'Inspiring' figurehead's departure means search for new Beds Police community scrutiny panel leader begins

Role will involve scrutiny of stop and search issues
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A search has been launched for a new figurehead to hold Bedfordshire Police to account.

Montell Neufville has overseen a major expansion of independent scrutiny during his time at the helm of Bedfordshire’s stop and search community scrutiny panel.

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The panel has expanded to also scrutinise use of force, helped deliver a national stop and search conference in Bedfordshire, as well as being recognised by the Criminal Justice Alliance as an example of best practice.

Montell NeufvilleMontell Neufville
Montell Neufville

The recruitment process has now been launched to find Mr Neufville’s replacement in a crucial role to improve how stop and search is delivered in communities across the county.

A recent audit by police watchdog Her Majesty's Inspectorate of Constabulary and Fire and Rescue Services (HMICFRS) found that 95 per cent of stop and searches carried out by Bedfordshire Police were based on reasonable grounds, up from 81 per cent in 2018.

Superintendent Ian Taylor, the force’s lead for stop and search, said: “Montell has been an inspiring and constructive figurehead for leading and improving our robust scrutiny of stop and search here in Bedfordshire.

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“I am proud of the work we do in this area. Our checks and balances on these hugely influential powers are seen as best practice and Montell has been a massive part of that.

“From having among the lowest levels of disproportionality in stop and search of all UK police forces through to a 95 per cent rate of stop and searches carried out under reasonable grounds, the panel and training Montell has been part of have all played their part in these huge strides forward.

“I want to thank him for his efforts and look forward to working with our next scrutiny panel chair to make further improvements.”

Mr Neufville has helped raise the profile and number of people involved in the panel, as well as building trust between policing and different communities in Bedfordshire.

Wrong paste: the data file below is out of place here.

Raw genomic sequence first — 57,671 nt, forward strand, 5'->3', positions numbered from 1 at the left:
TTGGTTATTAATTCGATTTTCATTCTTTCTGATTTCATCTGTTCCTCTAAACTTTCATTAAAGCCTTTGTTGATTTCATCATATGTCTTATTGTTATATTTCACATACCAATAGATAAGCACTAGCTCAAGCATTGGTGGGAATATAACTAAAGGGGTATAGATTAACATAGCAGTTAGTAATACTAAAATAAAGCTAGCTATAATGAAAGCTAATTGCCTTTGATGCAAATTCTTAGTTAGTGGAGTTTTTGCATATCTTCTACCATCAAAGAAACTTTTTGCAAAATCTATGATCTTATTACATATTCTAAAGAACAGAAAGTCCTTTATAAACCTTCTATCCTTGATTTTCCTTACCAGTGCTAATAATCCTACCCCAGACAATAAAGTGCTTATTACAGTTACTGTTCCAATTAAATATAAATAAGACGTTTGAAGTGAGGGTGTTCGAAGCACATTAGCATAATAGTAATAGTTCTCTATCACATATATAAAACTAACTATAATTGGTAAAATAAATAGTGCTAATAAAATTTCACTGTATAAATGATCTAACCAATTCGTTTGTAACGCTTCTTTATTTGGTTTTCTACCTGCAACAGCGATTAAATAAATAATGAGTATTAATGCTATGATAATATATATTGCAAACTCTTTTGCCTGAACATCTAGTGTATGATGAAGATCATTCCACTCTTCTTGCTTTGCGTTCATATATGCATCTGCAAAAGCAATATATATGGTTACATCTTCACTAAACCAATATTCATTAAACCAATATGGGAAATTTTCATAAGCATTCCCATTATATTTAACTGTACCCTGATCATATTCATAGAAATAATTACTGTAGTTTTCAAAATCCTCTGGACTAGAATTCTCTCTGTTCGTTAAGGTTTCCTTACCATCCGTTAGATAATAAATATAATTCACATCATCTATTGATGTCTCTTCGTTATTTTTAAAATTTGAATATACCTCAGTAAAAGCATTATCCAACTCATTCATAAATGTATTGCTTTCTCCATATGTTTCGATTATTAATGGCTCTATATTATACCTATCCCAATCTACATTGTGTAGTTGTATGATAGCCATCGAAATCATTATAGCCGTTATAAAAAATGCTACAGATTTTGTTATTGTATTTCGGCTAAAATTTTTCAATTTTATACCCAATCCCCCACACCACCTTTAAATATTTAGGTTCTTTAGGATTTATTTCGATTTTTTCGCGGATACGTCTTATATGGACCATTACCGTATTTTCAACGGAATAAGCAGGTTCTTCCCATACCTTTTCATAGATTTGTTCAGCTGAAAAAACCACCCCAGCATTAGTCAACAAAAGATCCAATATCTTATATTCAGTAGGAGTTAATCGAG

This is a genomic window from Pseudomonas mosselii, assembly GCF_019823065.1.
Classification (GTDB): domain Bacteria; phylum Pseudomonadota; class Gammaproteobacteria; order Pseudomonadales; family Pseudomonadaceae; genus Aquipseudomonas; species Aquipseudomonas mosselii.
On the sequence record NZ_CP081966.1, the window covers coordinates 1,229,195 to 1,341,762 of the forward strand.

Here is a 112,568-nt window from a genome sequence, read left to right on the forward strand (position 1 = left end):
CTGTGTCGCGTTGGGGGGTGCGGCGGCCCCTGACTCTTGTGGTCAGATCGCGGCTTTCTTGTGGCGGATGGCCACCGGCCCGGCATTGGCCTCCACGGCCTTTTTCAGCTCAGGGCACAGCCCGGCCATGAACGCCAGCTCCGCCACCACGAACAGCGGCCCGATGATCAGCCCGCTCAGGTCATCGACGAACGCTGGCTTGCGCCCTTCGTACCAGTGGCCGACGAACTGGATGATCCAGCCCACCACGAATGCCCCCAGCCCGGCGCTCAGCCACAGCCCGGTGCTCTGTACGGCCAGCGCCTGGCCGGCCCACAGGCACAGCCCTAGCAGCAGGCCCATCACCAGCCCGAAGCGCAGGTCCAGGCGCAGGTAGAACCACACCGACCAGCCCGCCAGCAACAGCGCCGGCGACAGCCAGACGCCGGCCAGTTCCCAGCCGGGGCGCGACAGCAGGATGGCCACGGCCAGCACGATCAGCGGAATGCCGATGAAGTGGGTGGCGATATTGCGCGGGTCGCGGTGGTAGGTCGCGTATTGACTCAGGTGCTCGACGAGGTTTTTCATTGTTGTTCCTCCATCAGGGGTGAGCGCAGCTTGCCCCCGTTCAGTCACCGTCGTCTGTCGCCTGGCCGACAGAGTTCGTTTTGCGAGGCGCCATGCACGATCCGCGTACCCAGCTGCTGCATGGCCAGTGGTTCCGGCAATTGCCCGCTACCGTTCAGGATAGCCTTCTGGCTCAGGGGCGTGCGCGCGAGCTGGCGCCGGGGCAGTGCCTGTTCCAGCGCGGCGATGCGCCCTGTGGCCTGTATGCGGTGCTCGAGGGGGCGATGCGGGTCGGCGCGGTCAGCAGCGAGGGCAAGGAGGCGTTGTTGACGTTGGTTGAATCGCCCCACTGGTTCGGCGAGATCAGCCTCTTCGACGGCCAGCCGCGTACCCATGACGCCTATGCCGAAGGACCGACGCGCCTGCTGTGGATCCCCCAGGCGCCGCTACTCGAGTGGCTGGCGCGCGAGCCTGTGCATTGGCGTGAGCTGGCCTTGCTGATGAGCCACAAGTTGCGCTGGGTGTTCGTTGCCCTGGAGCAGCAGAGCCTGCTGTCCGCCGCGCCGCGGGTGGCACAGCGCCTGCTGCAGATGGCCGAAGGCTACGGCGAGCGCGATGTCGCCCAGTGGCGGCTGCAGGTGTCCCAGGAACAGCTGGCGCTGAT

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He has also presented on this work at national conferences and retained a major focus on disproportionality.

“The panel wasn’t well known either within policing or within communities,” he said.

“Now virtually every police officer and most members of staff are aware of the panel, its aims and its achievements. It is also possibly the best-known scrutiny panel in the country, partly due to national work and also because it is seen as UK best practice in how community scrutiny should work.

“We all see people in uniform as ‘the police’ and assume that they all think the same and act the same. They are not the same, just as not all teachers are the same, and the majority are decent, caring men and women.

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“This has been a hugely challenging and enjoyable role and I want to wish my successor the best of luck.”

The recruitment process is open and available to everyone and you do not have to be an existing panel member.

If you would like more information or want to apply please send a CV and written expression of interest to either Mr Neufville or panel vice-chair Martin White by email on [email protected] and [email protected]The new chair will be mentored and supported by Mr Neufville, the two current panel vice chairs as well as Bedfordshire Police.